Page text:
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Quiz about A Bastard of a Place
Quiz about A Bastard of a Place

A Bastard of a Place Trivia Quiz


The Kokoda Track campaign was one of Australia's bloodiest - and proudest - moments of WWII, where undermanned and under equipped militia units held off a Japanese advance long enough for reinforcements to arrive.

A multiple-choice quiz by Crackshot1994. Estimated time: 5 mins.
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Time
5 mins
Type
Multiple Choice
Quiz #
328,223
Updated
Dec 03 21
# Qns
20
Difficulty
Tough
Avg Score
12 / 20
Plays
260
- -
Question 1 of 20
1. Who was the first Australian officer to engage the Japanese infantry after they landed in New Guinea? Hint


Question 2 of 20
2. Where did a platoon of B Company, 39th Battalion first go into action against the IJA? Hint


Question 3 of 20
3. What happened to Sam Templeton? Hint


Question 4 of 20
4. The 39th Battalion, been a militia force, was not as well-equipped as the regular AIF. Which World War One-era machine gun, part of the battalion's arsenal, was used in the fighting? Hint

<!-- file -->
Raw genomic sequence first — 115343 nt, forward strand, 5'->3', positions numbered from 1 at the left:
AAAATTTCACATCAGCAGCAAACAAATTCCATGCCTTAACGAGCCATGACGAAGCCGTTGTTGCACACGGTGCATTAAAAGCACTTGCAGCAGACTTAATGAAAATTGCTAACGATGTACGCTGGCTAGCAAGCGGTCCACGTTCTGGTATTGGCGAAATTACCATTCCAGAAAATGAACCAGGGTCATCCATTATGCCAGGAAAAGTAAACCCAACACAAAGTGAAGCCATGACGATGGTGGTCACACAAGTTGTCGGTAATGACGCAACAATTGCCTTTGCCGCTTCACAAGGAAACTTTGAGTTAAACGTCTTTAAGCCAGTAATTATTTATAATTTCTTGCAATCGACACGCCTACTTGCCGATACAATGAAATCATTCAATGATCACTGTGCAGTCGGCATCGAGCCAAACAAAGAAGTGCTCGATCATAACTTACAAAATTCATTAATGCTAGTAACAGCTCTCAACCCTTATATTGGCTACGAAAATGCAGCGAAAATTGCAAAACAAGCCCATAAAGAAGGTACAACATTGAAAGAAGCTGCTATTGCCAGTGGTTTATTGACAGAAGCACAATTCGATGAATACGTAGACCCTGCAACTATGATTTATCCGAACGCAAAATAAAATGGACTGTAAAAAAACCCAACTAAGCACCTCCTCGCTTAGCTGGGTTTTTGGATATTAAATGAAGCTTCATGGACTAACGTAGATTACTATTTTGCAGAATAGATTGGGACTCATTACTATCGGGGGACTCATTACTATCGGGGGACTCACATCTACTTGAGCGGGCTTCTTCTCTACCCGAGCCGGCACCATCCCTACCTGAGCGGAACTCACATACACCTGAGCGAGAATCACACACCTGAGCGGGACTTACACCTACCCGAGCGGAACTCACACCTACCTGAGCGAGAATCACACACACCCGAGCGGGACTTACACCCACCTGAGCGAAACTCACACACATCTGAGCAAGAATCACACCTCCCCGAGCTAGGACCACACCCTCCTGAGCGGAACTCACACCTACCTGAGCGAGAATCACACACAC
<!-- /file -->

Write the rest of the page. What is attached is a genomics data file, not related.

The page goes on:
Question 5 of 20
5. How many men did the Japanese believe they have defeated when they captured Kokoda village? Hint


Question 6 of 20
6. The Australians retook Kokoda village after it fell.


Question 7 of 20
7. A major problem during the fighting was the poor logistics of the Australians, as they didn't have an airfield to fly equipment in and out of. How did the Australians solve this problem? Hint


Question 8 of 20
8. Lieutenant Colonel Ralph Honner commanded the 39th for much of the Kokoda campaign. He first saw action as a regular AIF soldier against which army? Hint


Question 9 of 20
9. Isurava, 29th August. Which AIF soldier was recognized for outstanding bravery against the Japanese and was given the only VC for the campaign? Hint


Question 10 of 20
10. The fighting at Isurava has been compared to which famous battle? Hint


Question 11 of 20
11. The story of the 39th Battalion has passed into legend. However, one militia battalion would later be excoriated for its role in Isurava. Which battalion was it? Hint


Question 12 of 20
12. General MacArthur felt that the Australians were unable to match the Japanese in fighting.


Question 13 of 20
13. How close did the Japanese come to Port Moresby? Hint


Question 14 of 20
14. The US 32nd Division were able to perform a successful outflanking maneuver during the campaign.


Question 15 of 20
15. What happened as the Australians started the counteroffensive? Hint


Question 16 of 20
16. General Blamey accused Australian troops of running like rabbits after Kokoda


Question 17 of 20
17. What happened to the Japanese commander, Tomitarô Horii? Hint